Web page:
• Backpack - The best choice. You don’t need to think much about it, you can fit a lot into it, and it's simply easy.
  • Shoulderbag - Not as practical to carry as a backpack, especially if you’ve packed a lot into it, but still serviceable.
  • Purse - This will often not even qualify as a carry-on or luggage of any type, so it’s just extra carrying space.

Should You Bring Your Own Pillow?

Yes, you should. Often a quality airline will provide you with a pillow, but often that pillow isn’t anything special. Be that person walking through the airport with their neck pillow still around their neck. That is a person who knows how to travel in comfort. There are many quality neck pillows available. Go for the Tempurpedic ones. They are firm and supportive. You will also be able to use them in creative ways for superior comfort. The bean bag ones don’t hold up, though they are better than nothing.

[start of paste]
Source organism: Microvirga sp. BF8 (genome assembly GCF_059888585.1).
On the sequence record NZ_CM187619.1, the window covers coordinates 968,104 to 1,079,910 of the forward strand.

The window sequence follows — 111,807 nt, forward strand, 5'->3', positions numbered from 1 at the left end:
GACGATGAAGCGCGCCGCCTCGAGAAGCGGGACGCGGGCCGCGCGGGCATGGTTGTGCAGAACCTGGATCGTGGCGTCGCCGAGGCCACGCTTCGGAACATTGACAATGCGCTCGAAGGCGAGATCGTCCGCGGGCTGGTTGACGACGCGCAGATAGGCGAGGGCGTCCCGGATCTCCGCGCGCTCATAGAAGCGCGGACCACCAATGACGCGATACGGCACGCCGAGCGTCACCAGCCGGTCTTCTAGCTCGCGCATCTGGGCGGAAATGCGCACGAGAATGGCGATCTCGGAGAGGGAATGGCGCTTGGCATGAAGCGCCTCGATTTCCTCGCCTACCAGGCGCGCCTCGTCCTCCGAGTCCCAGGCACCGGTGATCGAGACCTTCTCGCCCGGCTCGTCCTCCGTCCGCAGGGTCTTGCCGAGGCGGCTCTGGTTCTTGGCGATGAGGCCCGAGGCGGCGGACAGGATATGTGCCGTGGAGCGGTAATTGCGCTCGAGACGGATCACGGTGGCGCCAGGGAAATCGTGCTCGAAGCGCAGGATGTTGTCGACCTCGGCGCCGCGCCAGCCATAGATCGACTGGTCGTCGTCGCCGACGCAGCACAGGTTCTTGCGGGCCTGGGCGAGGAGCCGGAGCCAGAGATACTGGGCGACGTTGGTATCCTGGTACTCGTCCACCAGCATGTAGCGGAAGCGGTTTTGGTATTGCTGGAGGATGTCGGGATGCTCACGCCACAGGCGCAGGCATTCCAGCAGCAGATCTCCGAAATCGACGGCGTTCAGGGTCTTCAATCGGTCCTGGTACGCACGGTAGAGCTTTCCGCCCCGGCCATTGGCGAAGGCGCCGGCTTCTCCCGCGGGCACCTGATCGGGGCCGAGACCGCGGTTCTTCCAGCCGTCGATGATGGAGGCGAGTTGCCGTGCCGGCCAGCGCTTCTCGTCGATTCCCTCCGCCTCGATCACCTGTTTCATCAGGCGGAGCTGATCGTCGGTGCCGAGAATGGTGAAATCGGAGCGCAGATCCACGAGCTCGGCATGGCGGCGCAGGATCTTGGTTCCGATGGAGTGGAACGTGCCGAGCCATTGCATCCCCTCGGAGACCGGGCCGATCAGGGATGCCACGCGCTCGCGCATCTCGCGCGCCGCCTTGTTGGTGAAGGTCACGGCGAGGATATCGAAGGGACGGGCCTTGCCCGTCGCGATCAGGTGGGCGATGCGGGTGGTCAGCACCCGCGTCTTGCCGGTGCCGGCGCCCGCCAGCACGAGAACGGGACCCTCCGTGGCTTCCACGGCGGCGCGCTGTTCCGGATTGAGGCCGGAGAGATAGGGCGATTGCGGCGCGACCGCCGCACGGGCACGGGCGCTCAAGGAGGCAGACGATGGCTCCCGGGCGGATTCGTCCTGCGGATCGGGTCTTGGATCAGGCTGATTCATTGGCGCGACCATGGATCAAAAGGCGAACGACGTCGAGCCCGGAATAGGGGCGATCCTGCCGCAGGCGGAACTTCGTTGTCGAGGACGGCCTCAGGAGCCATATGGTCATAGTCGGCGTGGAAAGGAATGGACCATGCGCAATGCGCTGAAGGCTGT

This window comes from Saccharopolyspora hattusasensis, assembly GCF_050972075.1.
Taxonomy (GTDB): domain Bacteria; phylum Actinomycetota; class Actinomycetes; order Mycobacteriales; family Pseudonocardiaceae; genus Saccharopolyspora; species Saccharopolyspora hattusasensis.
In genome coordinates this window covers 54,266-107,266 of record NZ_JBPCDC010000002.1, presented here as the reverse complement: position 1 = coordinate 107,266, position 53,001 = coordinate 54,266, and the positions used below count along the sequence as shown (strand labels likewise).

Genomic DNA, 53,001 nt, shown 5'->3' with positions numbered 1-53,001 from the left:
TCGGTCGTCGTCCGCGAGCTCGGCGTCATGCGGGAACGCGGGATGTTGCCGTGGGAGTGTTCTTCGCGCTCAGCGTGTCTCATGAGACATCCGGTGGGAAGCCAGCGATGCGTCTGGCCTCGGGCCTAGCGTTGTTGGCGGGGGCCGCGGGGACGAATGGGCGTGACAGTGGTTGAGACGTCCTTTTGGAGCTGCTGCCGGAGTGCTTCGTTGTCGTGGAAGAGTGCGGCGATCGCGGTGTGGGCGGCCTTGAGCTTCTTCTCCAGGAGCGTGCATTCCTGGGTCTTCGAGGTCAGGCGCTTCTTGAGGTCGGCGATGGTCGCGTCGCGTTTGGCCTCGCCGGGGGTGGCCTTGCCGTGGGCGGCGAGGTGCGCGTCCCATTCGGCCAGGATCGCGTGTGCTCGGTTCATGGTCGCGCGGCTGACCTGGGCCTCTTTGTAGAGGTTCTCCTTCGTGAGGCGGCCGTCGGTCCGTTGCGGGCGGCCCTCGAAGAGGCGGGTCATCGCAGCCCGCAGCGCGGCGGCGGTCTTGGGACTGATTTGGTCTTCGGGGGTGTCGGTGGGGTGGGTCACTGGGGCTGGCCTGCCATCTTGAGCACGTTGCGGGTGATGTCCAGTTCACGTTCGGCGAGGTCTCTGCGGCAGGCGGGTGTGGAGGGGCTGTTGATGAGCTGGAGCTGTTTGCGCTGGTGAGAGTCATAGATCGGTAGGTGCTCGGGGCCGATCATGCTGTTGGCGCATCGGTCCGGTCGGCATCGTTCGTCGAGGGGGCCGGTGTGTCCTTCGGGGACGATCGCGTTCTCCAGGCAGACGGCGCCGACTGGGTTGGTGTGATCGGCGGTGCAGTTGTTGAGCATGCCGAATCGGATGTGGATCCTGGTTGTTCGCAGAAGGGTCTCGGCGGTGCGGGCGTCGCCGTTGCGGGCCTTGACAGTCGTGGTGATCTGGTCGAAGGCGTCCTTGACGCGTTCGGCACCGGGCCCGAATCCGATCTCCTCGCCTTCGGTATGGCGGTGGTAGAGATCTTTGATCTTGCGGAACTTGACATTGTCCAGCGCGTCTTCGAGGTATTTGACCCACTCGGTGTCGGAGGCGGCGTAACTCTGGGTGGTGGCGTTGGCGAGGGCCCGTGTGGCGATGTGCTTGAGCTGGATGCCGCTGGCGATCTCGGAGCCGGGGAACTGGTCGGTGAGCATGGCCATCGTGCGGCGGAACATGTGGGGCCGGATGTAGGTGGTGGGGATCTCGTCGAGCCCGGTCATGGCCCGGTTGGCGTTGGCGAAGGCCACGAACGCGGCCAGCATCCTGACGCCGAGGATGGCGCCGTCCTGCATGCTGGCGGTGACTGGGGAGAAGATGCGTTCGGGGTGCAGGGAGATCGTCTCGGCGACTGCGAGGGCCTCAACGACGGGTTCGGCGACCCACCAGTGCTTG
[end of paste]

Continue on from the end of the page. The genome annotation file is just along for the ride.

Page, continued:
• Neck Pillow - Yes, this is what you want.
  • Standard Pillow - The okay choice.
  • Rolled Up Flannel Pillow Substitute - This is again why flannel is a good option. If you are out of options you can just roll it up and it's a great pillow.

Related: Struggling To Get Comfy At Your Hotel? Here Are Some Hacks

Going Somewhere with a Different Climate?

This is a little dependent on if you are going from hot to cold or cold to hot. Rainy is fairly easy to solve, you will be able to pick up your luggage before you go outside so just simply stash an umbrella in your normal, checked luggage.

Hot to Cold

From hot to cold, the flannel idea becomes important again. A flannel is easy to stash in your carry-on and you will likely already be wearing it to deal with the intense AC inside the aircraft. As long as you already have cold weather attire packed inside your checked luggage, you’ll be fine. You’ll be able to pull your winter coat out of your luggage easily enough before you need to go outside.

Cold to Hot

From Cold to Hot, you might want to go ahead and stash any cold-weather gear you have into your checked luggage once you enter the airport. It won't do you any good to burden your carry-on with these items.

Next: Expert Advice To Make Your First Amtrak Ride Exceptional